Best day yet. The Hangzhou experience starts here, folks.

(The latter part of this post was bashed out under the influence of the trippy Korean twigs from the restaurant near the office, about an hour and a half ago. Well, how were we supposed to know that they were trippy? Or indeed twigs? They looked harmless enough on the laminated picture menu. You can end up with anything in this place. It’s part of its charm.)

Best day yet, Part 1.

How strange that, even in the absence of any public holidays, I should still be experiencing something of that characteristic bloated lethargy which descends in the immediate aftermath of Christmas. It must be an automatic seasonal response, which has been hard-wired into my system. Still, let’s rewind and recap the last few days, here in sunny/smoggy Hangzhou (delete as appropriate).

Saturday morning saw me back in the office, interviewing a candidate who had come over from Shanghai especially to see me. A personable young chap, who gave me my favourite answer to date.

Me: Could you tell me about your outside interests?

Him: Yes! I like watching movies – English movies. I watch between seven and ten English movies a week!

Me: What kind of movies do you like best?

Him: I like Hugh Grant… Nicholas Cage… and Brad Pitt. Because they are all very handsome! And very good!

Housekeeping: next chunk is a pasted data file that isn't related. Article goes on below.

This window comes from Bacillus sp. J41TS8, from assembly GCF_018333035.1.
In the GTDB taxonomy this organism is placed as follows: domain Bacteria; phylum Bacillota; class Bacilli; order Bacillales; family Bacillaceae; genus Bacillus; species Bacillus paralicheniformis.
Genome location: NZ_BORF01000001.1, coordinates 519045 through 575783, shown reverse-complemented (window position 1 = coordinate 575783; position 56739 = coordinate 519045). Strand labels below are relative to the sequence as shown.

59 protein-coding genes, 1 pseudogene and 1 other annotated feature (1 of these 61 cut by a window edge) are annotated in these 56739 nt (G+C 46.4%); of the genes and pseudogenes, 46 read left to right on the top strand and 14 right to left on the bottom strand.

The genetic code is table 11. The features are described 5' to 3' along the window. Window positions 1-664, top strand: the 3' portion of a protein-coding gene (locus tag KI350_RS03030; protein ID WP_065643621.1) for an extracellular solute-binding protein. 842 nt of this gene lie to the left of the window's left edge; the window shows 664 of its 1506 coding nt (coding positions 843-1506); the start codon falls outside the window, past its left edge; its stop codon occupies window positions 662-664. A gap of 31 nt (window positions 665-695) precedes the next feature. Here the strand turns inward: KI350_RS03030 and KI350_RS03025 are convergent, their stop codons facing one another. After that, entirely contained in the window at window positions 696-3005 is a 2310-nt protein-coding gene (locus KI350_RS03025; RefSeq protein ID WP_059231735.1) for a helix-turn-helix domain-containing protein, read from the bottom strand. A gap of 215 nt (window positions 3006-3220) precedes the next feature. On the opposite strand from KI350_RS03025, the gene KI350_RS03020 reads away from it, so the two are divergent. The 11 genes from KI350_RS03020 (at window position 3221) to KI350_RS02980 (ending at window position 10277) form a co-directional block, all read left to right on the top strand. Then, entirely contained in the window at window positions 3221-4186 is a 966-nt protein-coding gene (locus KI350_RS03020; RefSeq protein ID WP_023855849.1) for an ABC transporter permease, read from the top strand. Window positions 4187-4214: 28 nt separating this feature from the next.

At which point he flashed me his biggest and brightest smile, while I tried not to flush too violent a shade of puce. My God, am I that obvious?

This is what we call “taking a calculated risk”.

Bouncing out of the office an hour later, still with a smile on my face, I head over to 5th Avenue for lunch. This is a large, comfortably appointed restaurant on the same block, with an English language version of the menu, much favoured by our genial English office manager – and by JP, who bequeathed me his VIP discount card on his return to the UK.

Not that discounts are really here or there; provided our expenses don’t exceed a hundred quid a week (and believe me, you’d struggle to spend more), we can claim back all of our living costs on production of the all-important fa piao tax receipts. (Simple bills and till receipts aren’t enough; you have to make a special request for a fa piao when you pay.)

This lunchtime, 5th Avenue decide to add a soup and a simple salad to my order. Mine not to question why. I simply accept and enjoy them without further quibble. OK, so I’m charged extra for them at the end – but it’s only pennies, and I’m not about to waste my energies in attempting to dispute the bill. Especially since none of the staff speak English. It could be a rip-off – but it could just as easily be a cock-up, or even a whim. Frankly, as in so many situations over here, further speculation is fruitless. Try and seek a rational answer for all the seemingly illogical weirdnesses that beset you every day, and you may well go mad.

Does this make me think less of the Chinese? No, it doesn’t. To European eyes, the lack of so much of what we consider to be basic common sense can be baffling – to say nothing of the staggering lack of efficiency, and extraordinary levels of over-staffing.